May 23, 2008
PMP Buzz Online eNewsletter
One way. Exit only. No entry. Get the idea? Many Michigan homeowners are desperately hoping to send that message to some recently discovered houseguests - bats. The message isn't
falling on deaf ears, but in many cases, simply leaving isn't an option. In Michigan, female big brown bats welcome the arrival of their newborn pups in late May. When maternity colonies are discovered in an attic, some homeowners seek instant solutions to the problem. The matter can be resolved, but it requires a little patience.
"Discovering a bat colony in your home can be a frightening experience, but it's a situation that doesn't have to end badly for either side," says David Kugler, president of Critter Catchers, Inc., a Michigan-based wildlife management firm advocating a more humane approach to bat removal. "Put down the tennis racket, take a deep breath, and try to understand the problem. Bats are simply looking for a safe, secure home to raise their young." A professional bat exclusion service can safely remove the bats
from your home. There are nine different species of bats in Michigan, and they all provide tremendous benefits to homeowners. Micro bats have an incredible appetite for insects, and a single big brown bat can consume half its body weight in flying insects each night. "Imagine the impact of a well placed bat house containing several hundred bats," Kugler continues.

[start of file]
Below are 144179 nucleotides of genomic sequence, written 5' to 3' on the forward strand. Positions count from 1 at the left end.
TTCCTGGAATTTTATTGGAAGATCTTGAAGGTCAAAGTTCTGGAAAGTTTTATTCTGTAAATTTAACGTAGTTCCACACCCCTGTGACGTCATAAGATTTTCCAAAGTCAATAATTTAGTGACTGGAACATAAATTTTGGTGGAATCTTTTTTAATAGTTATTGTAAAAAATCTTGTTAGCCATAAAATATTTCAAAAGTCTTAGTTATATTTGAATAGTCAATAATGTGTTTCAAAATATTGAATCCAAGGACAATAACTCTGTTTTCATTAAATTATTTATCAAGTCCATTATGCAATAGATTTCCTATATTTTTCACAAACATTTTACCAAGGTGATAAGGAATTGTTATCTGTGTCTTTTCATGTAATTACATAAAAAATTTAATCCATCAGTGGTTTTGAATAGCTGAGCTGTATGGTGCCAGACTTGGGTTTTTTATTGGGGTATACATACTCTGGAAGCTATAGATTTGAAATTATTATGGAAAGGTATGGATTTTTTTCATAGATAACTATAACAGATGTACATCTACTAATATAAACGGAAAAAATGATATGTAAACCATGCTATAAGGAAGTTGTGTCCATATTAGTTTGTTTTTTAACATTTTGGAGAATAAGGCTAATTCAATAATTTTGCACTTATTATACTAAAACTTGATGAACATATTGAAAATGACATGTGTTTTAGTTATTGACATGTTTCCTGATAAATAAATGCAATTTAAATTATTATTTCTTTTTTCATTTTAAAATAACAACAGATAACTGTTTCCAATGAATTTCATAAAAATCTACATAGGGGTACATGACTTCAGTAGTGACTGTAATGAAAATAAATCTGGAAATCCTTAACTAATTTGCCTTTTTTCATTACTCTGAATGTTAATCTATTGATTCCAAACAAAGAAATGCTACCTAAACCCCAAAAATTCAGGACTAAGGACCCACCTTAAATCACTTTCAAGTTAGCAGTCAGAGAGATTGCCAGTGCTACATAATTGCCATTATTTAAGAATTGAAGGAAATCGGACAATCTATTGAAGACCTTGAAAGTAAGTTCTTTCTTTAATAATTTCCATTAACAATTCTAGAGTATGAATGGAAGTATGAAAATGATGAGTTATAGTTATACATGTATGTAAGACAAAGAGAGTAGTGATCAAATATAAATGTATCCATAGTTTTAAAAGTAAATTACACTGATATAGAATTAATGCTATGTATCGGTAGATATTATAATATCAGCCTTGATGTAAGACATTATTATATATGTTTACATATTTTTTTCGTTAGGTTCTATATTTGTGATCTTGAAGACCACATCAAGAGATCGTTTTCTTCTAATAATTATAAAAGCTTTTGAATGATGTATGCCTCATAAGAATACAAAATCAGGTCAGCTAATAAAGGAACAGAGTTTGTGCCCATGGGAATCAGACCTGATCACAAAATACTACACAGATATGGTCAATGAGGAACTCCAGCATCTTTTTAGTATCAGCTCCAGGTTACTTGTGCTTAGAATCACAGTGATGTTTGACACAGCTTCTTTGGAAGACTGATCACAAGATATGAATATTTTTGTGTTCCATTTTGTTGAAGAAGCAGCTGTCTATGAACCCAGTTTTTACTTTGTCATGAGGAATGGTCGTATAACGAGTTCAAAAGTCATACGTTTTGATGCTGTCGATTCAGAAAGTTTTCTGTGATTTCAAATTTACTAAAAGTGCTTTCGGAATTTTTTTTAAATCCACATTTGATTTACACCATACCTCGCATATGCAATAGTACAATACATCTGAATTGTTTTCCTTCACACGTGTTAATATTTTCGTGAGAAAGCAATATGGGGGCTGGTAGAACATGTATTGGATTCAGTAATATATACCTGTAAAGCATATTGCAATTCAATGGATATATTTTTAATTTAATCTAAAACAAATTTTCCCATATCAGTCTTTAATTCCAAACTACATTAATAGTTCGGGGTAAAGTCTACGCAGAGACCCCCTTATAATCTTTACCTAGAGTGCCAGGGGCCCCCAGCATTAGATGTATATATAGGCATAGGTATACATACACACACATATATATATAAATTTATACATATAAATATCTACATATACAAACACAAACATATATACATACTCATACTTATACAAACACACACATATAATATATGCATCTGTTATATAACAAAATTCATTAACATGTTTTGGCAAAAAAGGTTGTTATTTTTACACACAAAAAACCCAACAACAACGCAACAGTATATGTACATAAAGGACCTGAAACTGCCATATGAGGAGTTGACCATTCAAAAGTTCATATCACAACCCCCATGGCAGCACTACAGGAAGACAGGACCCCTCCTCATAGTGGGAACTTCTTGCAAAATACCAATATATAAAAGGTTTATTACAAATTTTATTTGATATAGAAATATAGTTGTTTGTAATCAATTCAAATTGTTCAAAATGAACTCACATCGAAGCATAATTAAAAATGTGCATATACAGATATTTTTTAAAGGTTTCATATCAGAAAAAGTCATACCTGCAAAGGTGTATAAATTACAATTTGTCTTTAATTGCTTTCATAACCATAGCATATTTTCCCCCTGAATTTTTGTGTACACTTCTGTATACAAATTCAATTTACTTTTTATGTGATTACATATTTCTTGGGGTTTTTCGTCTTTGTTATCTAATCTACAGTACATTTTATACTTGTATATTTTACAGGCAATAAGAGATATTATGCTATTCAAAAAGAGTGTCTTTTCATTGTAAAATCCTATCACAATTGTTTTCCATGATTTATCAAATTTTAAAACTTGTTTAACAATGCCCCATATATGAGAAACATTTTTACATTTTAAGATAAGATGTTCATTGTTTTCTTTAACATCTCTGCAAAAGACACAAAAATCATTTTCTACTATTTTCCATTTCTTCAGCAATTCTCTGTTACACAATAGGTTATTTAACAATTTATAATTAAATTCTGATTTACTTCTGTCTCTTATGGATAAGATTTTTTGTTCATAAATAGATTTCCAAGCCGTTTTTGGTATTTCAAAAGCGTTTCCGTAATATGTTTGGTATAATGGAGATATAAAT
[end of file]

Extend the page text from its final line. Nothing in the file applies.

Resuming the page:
"Not only are these winged mammals fun to watch, they provide a natural method for pest control and can reduce our use of pesticides."
During the maternity season, bat removal techniques must be modified. It takes a little extra time to successfully remove the entire colony, so patience is required. Juvenile bats are able to fly on their own in mid to late July. If you attempt a complete eviction during the bat maternity season, you risk having the bats funnel into your living quarters or perishing inside the attic. A professional wildlife control service can complete extensive caulking of the house during the maternity season, but
active bat entrances must be left open until the young bats can fly. Once the juveniles can fly, the one-way doors can be safely installed. Information on humane bat removal practices can be found at https://www.crittercatchersinc.com.